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Obstructive Sleep Apnea

The most common type of sleep apnea is caused by obstruction of the upper airway. It is characterized by repetitive pauses in breathing during sleep, despite the effort to breathe, and is usually associated with a reduction in blood oxygen saturation. These pauses in breathing called apneas, (literally, "without breath"), typically last 20 to 40 seconds.

Surprisingly, despite dozens or even hundreds of awakenings per night, most adults with obstructive sleep apnea (OSA) have no recollection of these events. In fact, often the only evidence of this serious condition might be daytime fatigue and reports of loud snoring from bed partners. However, most people with OSA usually have one or more of the following symptoms. Do you have any of them?

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  • Excessive and inappropriate daytime sleepiness
  • Loud snoring occurring virtually every night
  • Apneas (pauses in breathing) witnessed by bed partner
  • Episodes of waking at night feeling short of breath or gasping for air
  • Insomnia
  • Problems with memory and/or concentration
  • Impotence
  • Changes in mood, particularly depression
  • Fatigue

Symptoms and Consequences

The following symptoms of obstructive sleep apnea (OSA) can significantly reduce a person's quality of life. (In one study the reduction in quality of life with OSA was equivalent to that observed with diabetes or hypertension.1) Studies show OSA can raise your death risk by 46%. However, treatment can successfully reduce and even resolve these problems.

Sleepiness

Many people with OSA are excessively sleepy during the daytime. This can make it difficult to work, and can even lead to job loss. If you have OSA you might fall asleep while driving a car, watching television, reading, talking on the telephone, or even while eating a meal. People with OSA might not complain of sleepiness; they just think that they are "slowing down" and getting more tired as they get older.

Depression and Memory Problems

Depression is very common in people with untreated OSA. Frequently, people are treated for depression for years before anyone realizes that OSA is causing the depression. People with OSA can also have memory problems, difficulty concentrating, amnesia of events, and slower reaction times.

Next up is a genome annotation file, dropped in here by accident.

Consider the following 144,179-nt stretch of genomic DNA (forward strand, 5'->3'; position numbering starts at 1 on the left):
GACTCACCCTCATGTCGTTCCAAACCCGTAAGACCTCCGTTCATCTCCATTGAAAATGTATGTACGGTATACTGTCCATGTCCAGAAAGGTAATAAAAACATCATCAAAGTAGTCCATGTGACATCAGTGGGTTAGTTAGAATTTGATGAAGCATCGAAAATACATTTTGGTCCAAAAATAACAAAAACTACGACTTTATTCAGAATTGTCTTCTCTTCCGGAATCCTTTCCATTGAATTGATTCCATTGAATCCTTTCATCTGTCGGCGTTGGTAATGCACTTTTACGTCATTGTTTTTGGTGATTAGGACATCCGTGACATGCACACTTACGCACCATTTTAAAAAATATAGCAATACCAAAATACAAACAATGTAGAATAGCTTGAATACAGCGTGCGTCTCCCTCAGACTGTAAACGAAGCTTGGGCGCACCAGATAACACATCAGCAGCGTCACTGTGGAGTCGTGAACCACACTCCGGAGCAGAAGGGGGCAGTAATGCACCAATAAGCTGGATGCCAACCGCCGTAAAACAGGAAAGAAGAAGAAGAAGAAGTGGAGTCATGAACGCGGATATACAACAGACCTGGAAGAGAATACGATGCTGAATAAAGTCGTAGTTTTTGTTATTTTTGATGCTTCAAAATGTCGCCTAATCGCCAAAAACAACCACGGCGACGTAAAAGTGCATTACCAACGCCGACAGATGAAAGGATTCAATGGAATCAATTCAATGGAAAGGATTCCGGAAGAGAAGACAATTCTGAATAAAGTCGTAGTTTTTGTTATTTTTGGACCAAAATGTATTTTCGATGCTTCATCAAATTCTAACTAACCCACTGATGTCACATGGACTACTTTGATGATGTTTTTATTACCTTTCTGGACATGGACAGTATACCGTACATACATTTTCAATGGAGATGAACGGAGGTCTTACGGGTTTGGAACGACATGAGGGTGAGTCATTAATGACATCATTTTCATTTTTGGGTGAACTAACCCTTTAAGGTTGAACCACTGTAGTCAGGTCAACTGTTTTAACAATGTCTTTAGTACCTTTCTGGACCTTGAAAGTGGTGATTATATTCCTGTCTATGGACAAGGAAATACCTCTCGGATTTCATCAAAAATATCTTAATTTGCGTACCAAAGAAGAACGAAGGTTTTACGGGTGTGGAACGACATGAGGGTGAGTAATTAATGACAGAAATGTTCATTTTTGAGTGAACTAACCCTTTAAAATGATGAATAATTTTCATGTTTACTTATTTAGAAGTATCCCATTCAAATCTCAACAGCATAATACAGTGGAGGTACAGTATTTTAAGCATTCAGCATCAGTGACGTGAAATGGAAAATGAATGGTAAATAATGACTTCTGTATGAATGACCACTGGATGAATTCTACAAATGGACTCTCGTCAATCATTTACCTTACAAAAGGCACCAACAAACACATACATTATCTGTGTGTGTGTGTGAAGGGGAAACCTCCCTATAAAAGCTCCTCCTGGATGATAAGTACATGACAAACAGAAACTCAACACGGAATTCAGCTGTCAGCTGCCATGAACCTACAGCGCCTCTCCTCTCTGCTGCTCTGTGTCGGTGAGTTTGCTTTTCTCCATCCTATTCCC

Safety

People with OSA are up to ten times more likely to have a motor vehicle accident as a result of sleepiness, sometimes with fatal results.5 Persons who knowingly drive while sleepy may be at risk for civil and criminal liability.6 OSA-related sleepiness can be especially devastating with commercial truck drivers (who have higher rates of OSA) as well as operators of public transportation vehicles. A 2008 train crash in Boston was attributed to the sleepiness of a driver who likely had undiagnosed OSA.7 In this sad example, the driver was killed, passengers were injured, and millions of dollars of damages were incurred.8

There is increasing evidence that untreated obstructive sleep apnea (OSA) can have a significant impact on your personal health. Successful treatment of OSA may reduce the risks of these related ailments.

Why does OSA increase the risk of having other health problems?

Studies suggest that having OSA raises the heart rate and increases blood pressure, placing stress on the heart. This may be because apneas frequently reduce blood oxygen levels, activating the branch of the nervous system responsible for increasing heart performance. In addition, levels of chemicals in the blood that cause inflammation and promote elevations in blood sugar rise. Such inflammation can damage the heart and blood vessels. 1, 2 Both hypertension and diabetes increase the risk for heart disease, and the likelihood of being diagnosed with one of these illnesses increases as a result of OSA.

Hypertension

High blood pressure is a common chronic medical condition. It afflicts over 40% of people between the ages of 50 and 60 years of age in the United States. OSA is a risk factor for the development of hypertension.3 Approximately 50% of those with sleep apnea have hypertension. In fact, elevated blood pressure might be the only clue that a person has OSA. Fortunately, treatment of OSA may result in better control or even resolution of hypertension.

Heart Disease

Coronary artery disease occurs in 67% of the adult population of the United States. It frequently results in heart attacks and premature death. Evidence indicates that OSA might be a risk factor for future heart attacks or angina pectoris (chest pain related to blockage of blood vessels supplying the heart), and middle-aged men might be at particular risk (see Figure 3).4